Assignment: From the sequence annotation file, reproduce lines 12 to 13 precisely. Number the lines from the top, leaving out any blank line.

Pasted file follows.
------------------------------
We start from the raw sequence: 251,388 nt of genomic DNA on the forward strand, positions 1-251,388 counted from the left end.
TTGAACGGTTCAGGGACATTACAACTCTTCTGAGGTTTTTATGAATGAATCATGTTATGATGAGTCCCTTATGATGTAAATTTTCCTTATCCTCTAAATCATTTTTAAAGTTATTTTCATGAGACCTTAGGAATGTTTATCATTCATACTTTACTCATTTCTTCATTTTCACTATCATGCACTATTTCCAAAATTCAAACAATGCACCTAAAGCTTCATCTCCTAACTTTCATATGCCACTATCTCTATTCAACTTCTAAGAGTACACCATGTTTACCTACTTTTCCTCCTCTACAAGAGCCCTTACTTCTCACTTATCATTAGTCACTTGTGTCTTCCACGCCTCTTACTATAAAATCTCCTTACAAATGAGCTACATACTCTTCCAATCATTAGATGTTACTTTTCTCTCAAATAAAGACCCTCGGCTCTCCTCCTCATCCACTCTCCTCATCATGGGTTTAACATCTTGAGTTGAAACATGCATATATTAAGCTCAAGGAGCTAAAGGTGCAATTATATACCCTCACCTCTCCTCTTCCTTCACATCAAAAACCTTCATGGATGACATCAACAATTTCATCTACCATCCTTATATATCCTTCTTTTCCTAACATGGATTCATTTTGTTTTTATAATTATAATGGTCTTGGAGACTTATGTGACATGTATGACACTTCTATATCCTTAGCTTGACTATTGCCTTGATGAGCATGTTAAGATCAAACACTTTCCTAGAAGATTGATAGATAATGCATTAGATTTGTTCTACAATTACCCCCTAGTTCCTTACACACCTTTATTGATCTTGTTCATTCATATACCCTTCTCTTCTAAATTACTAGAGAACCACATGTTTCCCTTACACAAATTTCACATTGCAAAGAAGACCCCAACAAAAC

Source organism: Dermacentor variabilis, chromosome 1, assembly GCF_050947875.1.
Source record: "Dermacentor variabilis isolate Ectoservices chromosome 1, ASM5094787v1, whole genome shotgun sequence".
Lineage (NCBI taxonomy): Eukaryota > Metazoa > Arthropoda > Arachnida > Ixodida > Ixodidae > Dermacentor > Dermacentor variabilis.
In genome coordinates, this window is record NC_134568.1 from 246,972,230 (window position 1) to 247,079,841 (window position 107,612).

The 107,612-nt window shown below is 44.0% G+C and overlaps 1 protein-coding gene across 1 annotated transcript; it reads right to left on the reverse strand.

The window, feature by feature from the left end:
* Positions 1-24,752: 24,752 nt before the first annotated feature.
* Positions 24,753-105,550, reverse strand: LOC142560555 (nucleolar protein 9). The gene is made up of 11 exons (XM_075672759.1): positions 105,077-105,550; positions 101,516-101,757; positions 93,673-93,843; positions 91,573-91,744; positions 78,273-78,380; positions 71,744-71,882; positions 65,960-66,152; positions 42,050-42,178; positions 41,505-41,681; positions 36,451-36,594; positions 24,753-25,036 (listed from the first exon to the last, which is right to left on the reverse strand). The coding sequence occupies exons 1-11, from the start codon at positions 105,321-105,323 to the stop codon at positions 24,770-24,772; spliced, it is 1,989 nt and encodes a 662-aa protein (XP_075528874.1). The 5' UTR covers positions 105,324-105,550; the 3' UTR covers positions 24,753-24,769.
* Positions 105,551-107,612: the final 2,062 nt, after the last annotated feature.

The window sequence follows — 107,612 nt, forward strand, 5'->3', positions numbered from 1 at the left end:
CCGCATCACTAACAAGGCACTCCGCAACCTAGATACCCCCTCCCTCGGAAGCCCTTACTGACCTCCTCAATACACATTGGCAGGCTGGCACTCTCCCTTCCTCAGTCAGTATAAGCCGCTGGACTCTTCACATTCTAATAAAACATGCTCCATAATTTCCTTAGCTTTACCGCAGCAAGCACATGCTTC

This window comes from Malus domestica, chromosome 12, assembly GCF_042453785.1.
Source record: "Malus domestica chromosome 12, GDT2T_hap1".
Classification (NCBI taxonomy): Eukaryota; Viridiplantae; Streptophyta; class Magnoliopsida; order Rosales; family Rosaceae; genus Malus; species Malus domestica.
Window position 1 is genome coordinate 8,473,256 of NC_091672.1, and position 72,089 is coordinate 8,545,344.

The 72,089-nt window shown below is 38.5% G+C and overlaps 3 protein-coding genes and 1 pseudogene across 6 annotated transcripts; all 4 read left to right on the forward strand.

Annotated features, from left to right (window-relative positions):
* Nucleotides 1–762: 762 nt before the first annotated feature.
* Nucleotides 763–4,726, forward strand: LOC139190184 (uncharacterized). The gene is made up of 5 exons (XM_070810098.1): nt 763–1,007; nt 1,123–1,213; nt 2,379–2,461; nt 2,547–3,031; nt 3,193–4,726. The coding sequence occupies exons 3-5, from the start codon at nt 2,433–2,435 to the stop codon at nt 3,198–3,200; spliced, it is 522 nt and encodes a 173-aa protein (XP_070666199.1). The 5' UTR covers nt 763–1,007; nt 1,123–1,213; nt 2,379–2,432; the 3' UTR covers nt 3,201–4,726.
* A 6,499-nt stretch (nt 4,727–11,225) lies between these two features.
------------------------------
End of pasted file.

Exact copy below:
The window sequence follows — 107,612 nt, forward strand, 5'->3', positions numbered from 1 at the left end:
CCGCATCACTAACAAGGCACTCCGCAACCTAGATACCCCCTCCCTCGGAAGCCCTTACTGACCTCCTCAATACACATTGGCAGGCTGGCACTCTCCCTTCCTCAGTCAGTATAAGCCGCTGGACTCTTCACATTCTAATAAAACATGCTCCATAATTTCCTTAGCTTTACCGCAGCAAGCACATGCTTC